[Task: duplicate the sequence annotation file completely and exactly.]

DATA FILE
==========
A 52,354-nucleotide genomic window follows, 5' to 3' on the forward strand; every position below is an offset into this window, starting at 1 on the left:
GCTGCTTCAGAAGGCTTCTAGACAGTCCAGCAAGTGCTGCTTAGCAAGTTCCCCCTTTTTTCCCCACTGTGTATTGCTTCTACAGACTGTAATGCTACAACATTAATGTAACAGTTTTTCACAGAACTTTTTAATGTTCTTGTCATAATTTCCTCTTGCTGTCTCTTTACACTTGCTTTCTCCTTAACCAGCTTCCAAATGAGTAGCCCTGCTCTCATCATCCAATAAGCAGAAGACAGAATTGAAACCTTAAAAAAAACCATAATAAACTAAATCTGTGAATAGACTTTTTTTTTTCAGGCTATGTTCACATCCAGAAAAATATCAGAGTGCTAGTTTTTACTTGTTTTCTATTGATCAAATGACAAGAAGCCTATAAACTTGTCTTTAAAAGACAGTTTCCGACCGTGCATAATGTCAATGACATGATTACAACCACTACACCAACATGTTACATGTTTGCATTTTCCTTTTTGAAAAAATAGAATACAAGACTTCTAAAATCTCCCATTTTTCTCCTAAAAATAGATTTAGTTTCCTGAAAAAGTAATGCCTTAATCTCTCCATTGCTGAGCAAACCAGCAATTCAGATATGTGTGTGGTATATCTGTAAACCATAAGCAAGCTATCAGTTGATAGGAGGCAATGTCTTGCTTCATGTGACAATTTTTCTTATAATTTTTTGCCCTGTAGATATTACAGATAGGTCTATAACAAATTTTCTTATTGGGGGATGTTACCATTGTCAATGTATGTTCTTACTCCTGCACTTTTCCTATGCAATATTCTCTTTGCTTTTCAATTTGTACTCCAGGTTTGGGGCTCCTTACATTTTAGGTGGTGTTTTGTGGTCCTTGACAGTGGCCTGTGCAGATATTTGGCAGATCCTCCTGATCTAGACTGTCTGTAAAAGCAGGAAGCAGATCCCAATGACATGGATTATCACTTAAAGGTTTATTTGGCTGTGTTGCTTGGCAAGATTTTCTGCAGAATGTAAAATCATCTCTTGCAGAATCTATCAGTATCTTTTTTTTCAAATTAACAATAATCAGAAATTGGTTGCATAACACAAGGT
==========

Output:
A 52,354-nucleotide genomic window follows, 5' to 3' on the forward strand; every position below is an offset into this window, starting at 1 on the left:
GCTGCTTCAGAAGGCTTCTAGACAGTCCAGCAAGTGCTGCTTAGCAAGTTCCCCCTTTTTTCCCCACTGTGTATTGCTTCTACAGACTGTAATGCTACAACATTAATGTAACAGTTTTTCACAGAACTTTTTAATGTTCTTGTCATAATTTCCTCTTGCTGTCTCTTTACACTTGCTTTCTCCTTAACCAGCTTCCAAATGAGTAGCCCTGCTCTCATCATCCAATAAGCAGAAGACAGAATTGAAACCTTAAAAAAAACCATAATAAACTAAATCTGTGAATAGACTTTTTTTTTTCAGGCTATGTTCACATCCAGAAAAATATCAGAGTGCTAGTTTTTACTTGTTTTCTATTGATCAAATGACAAGAAGCCTATAAACTTGTCTTTAAAAGACAGTTTCCGACCGTGCATAATGTCAATGACATGATTACAACCACTACACCAACATGTTACATGTTTGCATTTTCCTTTTTGAAAAAATAGAATACAAGACTTCTAAAATCTCCCATTTTTCTCCTAAAAATAGATTTAGTTTCCTGAAAAAGTAATGCCTTAATCTCTCCATTGCTGAGCAAACCAGCAATTCAGATATGTGTGTGGTATATCTGTAAACCATAAGCAAGCTATCAGTTGATAGGAGGCAATGTCTTGCTTCATGTGACAATTTTTCTTATAATTTTTTGCCCTGTAGATATTACAGATAGGTCTATAACAAATTTTCTTATTGGGGGATGTTACCATTGTCAATGTATGTTCTTACTCCTGCACTTTTCCTATGCAATATTCTCTTTGCTTTTCAATTTGTACTCCAGGTTTGGGGCTCCTTACATTTTAGGTGGTGTTTTGTGGTCCTTGACAGTGGCCTGTGCAGATATTTGGCAGATCCTCCTGATCTAGACTGTCTGTAAAAGCAGGAAGCAGATCCCAATGACATGGATTATCACTTAAAGGTTTATTTGGCTGTGTTGCTTGGCAAGATTTTCTGCAGAATGTAAAATCATCTCTTGCAGAATCTATCAGTATCTTTTTTTTCAAATTAACAATAATCAGAAATTGGTTGCATAACACAAGGT